Tim’s concept portrayed Dame Hilda playing the piano for children at the Port Waikato Children’s Health Camp. She was a co-founder of these camps for children from impoverished backgrounds and every summer for 25 years was ‘Camp Mother’ at Port Waikato, organising nightly concerts. The camp motto ‘Where health joins hands with happiness’ is emblazoned on the front panel of the piano.
Dame Hilda’s significant political accomplishments and ‘hands-on’ attitude stemmed from her early days of social activism, particularly concerning the welfare of women and children. In 1941, her first political appointment was to the Waikato Hospital Board. By 1949 she had become Minister for the Welfare of Women and Children in the first National government. In 1957 she became Minister of Social Security.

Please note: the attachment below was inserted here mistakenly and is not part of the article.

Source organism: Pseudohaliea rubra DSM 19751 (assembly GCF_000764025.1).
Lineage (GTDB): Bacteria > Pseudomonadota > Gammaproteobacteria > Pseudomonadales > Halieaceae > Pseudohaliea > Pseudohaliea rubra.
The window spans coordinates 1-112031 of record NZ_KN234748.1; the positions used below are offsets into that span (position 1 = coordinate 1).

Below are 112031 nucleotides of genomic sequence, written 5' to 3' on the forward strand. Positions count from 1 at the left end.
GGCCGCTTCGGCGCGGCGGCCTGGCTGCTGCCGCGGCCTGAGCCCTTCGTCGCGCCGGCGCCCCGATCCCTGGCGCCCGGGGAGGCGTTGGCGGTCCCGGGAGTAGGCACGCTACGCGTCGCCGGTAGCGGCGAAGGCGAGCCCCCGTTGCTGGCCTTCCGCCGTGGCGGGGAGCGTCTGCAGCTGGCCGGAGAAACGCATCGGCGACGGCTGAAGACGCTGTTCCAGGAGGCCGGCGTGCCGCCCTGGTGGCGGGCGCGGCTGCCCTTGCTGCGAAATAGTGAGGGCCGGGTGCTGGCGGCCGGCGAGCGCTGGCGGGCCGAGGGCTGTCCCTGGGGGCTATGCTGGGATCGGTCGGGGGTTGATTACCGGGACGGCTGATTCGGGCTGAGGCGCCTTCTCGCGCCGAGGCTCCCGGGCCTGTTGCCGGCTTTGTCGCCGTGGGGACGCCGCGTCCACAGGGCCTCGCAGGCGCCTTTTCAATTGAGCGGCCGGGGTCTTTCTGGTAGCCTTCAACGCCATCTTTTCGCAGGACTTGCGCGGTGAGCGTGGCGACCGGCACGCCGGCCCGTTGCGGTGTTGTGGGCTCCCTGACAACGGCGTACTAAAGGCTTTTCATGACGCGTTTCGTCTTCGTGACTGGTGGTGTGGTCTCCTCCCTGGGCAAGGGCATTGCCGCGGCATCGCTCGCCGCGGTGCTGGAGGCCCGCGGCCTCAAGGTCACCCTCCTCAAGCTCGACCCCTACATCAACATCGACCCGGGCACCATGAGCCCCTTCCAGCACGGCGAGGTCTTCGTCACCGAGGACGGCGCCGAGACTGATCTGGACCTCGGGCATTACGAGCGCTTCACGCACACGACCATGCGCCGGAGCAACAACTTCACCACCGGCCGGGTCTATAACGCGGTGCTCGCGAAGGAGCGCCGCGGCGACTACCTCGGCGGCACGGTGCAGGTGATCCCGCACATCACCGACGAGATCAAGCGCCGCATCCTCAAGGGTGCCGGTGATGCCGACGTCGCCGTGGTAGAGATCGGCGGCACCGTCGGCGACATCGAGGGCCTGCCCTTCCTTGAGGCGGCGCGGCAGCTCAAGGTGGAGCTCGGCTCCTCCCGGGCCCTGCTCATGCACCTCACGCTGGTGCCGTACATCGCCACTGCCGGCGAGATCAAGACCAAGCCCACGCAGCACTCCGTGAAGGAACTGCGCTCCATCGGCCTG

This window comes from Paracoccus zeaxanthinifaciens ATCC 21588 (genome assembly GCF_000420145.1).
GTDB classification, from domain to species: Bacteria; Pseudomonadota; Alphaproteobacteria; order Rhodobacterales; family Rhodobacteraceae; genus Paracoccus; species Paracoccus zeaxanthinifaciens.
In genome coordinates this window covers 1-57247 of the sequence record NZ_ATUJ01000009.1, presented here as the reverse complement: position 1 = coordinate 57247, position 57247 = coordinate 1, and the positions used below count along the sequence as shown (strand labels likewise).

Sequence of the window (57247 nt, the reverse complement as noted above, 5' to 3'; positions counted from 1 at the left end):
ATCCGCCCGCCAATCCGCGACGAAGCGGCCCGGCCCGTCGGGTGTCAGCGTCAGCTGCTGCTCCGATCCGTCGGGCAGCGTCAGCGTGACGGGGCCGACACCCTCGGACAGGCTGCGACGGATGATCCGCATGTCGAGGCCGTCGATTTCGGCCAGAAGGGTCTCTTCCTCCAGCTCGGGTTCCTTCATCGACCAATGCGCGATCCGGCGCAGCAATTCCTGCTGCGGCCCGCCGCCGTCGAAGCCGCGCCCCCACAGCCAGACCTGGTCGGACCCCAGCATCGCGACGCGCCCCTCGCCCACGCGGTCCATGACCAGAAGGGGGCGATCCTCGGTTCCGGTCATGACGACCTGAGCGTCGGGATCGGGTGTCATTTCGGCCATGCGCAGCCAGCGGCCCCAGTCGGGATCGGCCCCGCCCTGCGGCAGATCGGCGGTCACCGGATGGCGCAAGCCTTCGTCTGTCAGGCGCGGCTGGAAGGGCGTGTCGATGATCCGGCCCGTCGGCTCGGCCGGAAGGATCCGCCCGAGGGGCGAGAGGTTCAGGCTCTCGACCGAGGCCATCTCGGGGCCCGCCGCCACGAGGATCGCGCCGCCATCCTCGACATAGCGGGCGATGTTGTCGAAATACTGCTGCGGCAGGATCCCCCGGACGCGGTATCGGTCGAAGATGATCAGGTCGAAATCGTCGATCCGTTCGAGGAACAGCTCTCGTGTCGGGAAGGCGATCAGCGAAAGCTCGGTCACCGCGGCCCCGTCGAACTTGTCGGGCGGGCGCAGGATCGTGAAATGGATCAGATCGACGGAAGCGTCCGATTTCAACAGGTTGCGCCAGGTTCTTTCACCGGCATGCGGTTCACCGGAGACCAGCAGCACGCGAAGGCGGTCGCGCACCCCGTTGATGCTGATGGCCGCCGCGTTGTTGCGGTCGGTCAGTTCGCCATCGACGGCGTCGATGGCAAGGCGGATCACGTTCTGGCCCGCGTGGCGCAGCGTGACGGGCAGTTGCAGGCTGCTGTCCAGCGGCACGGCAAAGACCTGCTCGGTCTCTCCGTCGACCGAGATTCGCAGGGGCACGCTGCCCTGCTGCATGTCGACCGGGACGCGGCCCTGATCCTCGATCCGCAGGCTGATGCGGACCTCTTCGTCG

Tim’s concept came up tops because of its contemporary feel which bridges the past to the present, and because it is interactive, and has particular appeal to children. Dame Hilda was a notable high-ranking politician but was always considered approachable. Cleverly portraying this important personable characteristic and other distinctive qualities, Dame Hilda is shown to be enthusiastic, cheerful and bright or to sum up in one word – “ebullient”. Dame Hilda dedicated her life to improving the lives of others and this statue will continue to give back to the community just as she did, for many generations to come. Tim says his art aims “to provide content that appeals to everybody. It is my belief that art ought to be read as no more than something inherently beautiful, accessible to all, understood and appreciated by everyday people”.